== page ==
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A mnemonic for the notes E G B D F that occupy the stave lines of music. Other forms of the mnemonic are Every good boy deserves fruit, and Every good boy does fine (see that node for the best explanation). The notes on the white spaces between are easily remembered as F A C E.

A play by Tom Stoppard and André Previn. It is subtitled "A Play for Actors and Orchestra", and is notable for the fact that it does indeed contain a full-size symphony orchestra. Previn commissioned it from Stoppard by asking him for a text for which he would do music.

Stoppard began with no idea what to write about, but since his only experience of real music was as a triangle player in kindergarten, he decided the main character could be an amateur triangle player. At first starring a millionaire triangle player who owned an orchestra to play it in, then a lunatic who merely imagined his orchestra, the idea languished until he read about dissidents in the Soviet Union who were confined to mental asylums for uttering various subversive and insane thoughts, such as, for example, the claim that dissidents in the Soviet Union were confined to mental asylums for... a typically Stoppardian Catch-22.

So the play is set in a Soviet psychiatric hospital or prison (the distinction is disputed in the course of the play), with a political dissenter called Alexander Ivanov sharing a cell with a triangle-playing lunatic called Alexander Ivanov. The doctor, who in fact plays violin in a real orchestra while he's trying to convince Ivanov that there is no orchestra, explains to Alexander repeatedly that he isn't in a cell, he's in a ward, because prisons have cells whereas hospitals have wards, and one of the things he's going to have to agree to if he wants to be released is that he's insane and therefore rightly confined to a mental hospital.

This has the beauty of being typical Stoppard surrealist madness, and at the same time a very realistic condemnation of the Soviet systematic abuse of psychiatry. It's all based on real people and reports.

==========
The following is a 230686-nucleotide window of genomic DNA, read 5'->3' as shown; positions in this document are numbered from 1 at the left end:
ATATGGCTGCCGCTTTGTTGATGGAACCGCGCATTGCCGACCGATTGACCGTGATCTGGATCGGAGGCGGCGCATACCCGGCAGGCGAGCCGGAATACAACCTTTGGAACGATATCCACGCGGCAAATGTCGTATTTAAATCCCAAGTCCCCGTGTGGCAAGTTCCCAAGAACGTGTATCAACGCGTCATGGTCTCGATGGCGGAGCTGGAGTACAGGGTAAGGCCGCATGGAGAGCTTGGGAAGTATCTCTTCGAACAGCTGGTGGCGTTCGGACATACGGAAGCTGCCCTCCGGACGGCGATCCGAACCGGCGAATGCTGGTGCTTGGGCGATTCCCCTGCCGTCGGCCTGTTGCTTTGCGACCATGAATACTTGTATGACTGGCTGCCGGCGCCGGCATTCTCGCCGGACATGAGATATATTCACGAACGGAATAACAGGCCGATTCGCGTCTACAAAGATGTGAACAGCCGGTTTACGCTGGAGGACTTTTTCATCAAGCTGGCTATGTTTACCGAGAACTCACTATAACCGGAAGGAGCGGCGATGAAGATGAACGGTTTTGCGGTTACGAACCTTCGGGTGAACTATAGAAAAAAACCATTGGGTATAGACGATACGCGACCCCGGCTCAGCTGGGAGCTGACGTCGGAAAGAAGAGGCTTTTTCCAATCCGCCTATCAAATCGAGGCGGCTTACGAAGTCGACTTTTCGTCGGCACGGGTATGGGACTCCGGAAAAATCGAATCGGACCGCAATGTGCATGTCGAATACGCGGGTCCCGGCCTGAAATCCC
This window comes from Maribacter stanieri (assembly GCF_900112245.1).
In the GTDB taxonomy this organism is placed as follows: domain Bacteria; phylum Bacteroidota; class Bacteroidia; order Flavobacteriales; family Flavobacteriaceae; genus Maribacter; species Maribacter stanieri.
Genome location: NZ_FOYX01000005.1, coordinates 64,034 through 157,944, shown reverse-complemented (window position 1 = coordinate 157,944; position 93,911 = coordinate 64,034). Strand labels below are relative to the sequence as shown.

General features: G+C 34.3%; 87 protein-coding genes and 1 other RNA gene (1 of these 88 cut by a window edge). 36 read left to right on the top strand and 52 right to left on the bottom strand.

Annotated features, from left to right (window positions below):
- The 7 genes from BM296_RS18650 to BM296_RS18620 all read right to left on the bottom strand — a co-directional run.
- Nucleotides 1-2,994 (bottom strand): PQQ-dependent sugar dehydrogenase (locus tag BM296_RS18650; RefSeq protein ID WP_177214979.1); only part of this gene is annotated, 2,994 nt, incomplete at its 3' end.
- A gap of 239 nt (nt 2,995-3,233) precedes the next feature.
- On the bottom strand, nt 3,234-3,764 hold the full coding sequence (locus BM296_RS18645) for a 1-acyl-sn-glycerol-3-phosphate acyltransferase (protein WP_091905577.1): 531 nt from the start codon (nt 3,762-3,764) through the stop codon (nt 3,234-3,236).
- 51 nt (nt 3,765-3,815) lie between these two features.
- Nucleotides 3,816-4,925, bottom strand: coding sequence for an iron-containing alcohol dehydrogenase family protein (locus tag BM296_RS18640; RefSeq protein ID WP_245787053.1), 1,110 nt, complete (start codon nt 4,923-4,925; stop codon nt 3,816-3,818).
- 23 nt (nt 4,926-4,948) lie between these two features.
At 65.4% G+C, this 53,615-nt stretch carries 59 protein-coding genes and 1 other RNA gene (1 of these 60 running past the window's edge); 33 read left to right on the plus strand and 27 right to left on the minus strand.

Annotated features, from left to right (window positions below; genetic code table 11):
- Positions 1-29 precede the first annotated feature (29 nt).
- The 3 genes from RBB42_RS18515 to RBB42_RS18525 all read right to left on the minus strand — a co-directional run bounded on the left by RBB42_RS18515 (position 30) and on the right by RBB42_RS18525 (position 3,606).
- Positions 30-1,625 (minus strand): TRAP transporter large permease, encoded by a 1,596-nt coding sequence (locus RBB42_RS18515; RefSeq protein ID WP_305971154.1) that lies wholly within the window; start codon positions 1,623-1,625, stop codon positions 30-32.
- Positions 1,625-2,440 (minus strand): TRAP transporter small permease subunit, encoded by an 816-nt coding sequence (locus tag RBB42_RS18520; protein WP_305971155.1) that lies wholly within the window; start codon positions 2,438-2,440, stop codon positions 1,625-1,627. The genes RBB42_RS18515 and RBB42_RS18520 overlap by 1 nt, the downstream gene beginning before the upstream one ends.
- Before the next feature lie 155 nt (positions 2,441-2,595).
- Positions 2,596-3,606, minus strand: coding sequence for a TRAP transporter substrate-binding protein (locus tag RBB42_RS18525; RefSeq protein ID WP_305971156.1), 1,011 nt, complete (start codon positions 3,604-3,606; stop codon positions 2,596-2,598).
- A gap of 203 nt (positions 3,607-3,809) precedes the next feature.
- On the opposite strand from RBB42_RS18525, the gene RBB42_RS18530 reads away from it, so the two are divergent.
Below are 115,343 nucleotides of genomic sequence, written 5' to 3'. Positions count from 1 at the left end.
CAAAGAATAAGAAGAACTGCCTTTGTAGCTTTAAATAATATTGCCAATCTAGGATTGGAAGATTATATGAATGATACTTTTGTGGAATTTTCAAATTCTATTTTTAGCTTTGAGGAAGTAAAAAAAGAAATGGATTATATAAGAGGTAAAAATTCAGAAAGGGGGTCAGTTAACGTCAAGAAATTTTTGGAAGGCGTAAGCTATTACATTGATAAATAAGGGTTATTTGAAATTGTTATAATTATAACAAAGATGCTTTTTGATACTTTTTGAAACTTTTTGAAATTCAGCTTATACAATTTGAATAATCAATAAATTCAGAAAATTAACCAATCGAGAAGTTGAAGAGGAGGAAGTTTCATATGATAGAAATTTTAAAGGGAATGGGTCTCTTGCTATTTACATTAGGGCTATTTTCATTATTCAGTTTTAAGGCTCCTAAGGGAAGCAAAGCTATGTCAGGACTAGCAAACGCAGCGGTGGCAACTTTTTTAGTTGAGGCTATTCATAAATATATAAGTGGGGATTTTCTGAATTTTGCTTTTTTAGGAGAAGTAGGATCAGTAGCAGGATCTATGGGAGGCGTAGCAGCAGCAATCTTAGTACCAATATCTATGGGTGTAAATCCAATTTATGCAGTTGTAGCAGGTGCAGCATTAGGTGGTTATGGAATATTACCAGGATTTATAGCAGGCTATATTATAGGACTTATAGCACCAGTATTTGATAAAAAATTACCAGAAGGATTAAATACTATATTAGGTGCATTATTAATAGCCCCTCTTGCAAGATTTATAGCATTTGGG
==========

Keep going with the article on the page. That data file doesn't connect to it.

The doctor uses Alexander's son Sacha to try to persuade him to submit and seek his freedom on the establishment's terms. ("He's a good boy. He deserves a father.")

It was first performed at the Festival Hall in July 1977, starring Ian McKellen, John Wood, Patrick Stewart, and the London Symphony Orchestra under Previn.

Every Good Boy Deserves Favour is an album by The Moody Blues released in 1971.

Track Listing:

1. Procession (4'40")
2. The Story in Your Eyes (2'56")
3. Our Guessing Game (3'34")
4. Emily's Song (3'42")
5. After You Came (4'36")
6. One More Time to Live (5'41")
7. Nice to Be Here (4'23")
8. You Can Never Go Home (4'14")
9. My Song (6'19")

The first track, Procession, is very surreal. It opens the album with a descending sound effect that I can't put into words. Then the band shouts, "Desolation!" amidst the sound of wind. A thunderstorm begins, and they follow up with "Creation!", suggesting a Graham Greene-esque theme of beginning from nothing that is repeated elsewhere in the album. It then segues into a tribal drum beat with chanting and more -tion words said by the band. Then there's some flute and harpsichord music, followed by some organs, synth, and heavy guitars.

Certainly, the Moody Blues often include spoken word and surreal synth in their albums, particularly at the beginning, but this one is like no other I've heard before. It's an amazing opening. The rest of the album continues in the mostly familiar, wonderful, and unique style of the Moody Blues, which means plenty of synth and strings, and extremely generous use of beautiful vocal harmonies.

I'd definitely recommend this album to anyone who has heard and enjoyed anything by this band.

As an interesting side note, in the digital remaster that I have (remastered in 1997), the cover sleeve booklet thing features an interview with the band. Both John Lodge and the mysterious interviewer John Reed (in italics) claim that the album is titled after the mnemonic device for the tuning of a guitar, EGBDF. The funny thing is that guitars actually have six strings, and the tuning is EBGDAE. The only mnemonic device for guitar tuning I've heard is Every Bad Girl Does Anal Eventually. EGBDF is really the lines on a treble clef music staff.

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